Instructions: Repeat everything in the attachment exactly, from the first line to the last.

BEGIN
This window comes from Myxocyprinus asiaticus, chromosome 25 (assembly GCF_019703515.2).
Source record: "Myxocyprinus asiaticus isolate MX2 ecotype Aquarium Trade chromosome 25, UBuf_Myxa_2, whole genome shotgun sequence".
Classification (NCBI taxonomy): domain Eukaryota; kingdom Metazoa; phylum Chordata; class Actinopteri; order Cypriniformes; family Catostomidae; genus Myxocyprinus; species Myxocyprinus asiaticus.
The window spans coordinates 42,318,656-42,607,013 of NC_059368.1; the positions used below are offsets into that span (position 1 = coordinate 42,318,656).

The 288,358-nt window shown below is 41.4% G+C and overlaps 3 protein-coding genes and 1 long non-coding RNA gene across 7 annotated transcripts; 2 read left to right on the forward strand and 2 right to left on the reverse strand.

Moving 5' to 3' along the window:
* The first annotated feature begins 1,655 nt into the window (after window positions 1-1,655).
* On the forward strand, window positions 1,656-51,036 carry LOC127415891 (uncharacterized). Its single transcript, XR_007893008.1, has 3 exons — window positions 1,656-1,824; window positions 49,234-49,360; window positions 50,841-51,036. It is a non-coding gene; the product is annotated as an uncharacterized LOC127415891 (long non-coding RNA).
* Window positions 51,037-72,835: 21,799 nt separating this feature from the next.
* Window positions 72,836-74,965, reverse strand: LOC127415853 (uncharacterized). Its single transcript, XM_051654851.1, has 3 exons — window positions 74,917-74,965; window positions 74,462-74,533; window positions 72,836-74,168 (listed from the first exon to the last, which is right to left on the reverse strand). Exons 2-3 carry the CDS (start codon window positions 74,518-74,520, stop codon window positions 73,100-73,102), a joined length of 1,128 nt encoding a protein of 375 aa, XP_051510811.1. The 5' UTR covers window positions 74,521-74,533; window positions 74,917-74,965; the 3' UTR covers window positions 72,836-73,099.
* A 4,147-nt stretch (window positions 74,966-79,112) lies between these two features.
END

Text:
This window comes from Myxocyprinus asiaticus, chromosome 25 (assembly GCF_019703515.2).
Source record: "Myxocyprinus asiaticus isolate MX2 ecotype Aquarium Trade chromosome 25, UBuf_Myxa_2, whole genome shotgun sequence".
Classification (NCBI taxonomy): domain Eukaryota; kingdom Metazoa; phylum Chordata; class Actinopteri; order Cypriniformes; family Catostomidae; genus Myxocyprinus; species Myxocyprinus asiaticus.
The window spans coordinates 42,318,656-42,607,013 of NC_059368.1; the positions used below are offsets into that span (position 1 = coordinate 42,318,656).

The 288,358-nt window shown below is 41.4% G+C and overlaps 3 protein-coding genes and 1 long non-coding RNA gene across 7 annotated transcripts; 2 read left to right on the forward strand and 2 right to left on the reverse strand.

Moving 5' to 3' along the window:
* The first annotated feature begins 1,655 nt into the window (after window positions 1-1,655).
* On the forward strand, window positions 1,656-51,036 carry LOC127415891 (uncharacterized). Its single transcript, XR_007893008.1, has 3 exons — window positions 1,656-1,824; window positions 49,234-49,360; window positions 50,841-51,036. It is a non-coding gene; the product is annotated as an uncharacterized LOC127415891 (long non-coding RNA).
* Window positions 51,037-72,835: 21,799 nt separating this feature from the next.
* Window positions 72,836-74,965, reverse strand: LOC127415853 (uncharacterized). Its single transcript, XM_051654851.1, has 3 exons — window positions 74,917-74,965; window positions 74,462-74,533; window positions 72,836-74,168 (listed from the first exon to the last, which is right to left on the reverse strand). Exons 2-3 carry the CDS (start codon window positions 74,518-74,520, stop codon window positions 73,100-73,102), a joined length of 1,128 nt encoding a protein of 375 aa, XP_051510811.1. The 5' UTR covers window positions 74,521-74,533; window positions 74,917-74,965; the 3' UTR covers window positions 72,836-73,099.
* A 4,147-nt stretch (window positions 74,966-79,112) lies between these two features.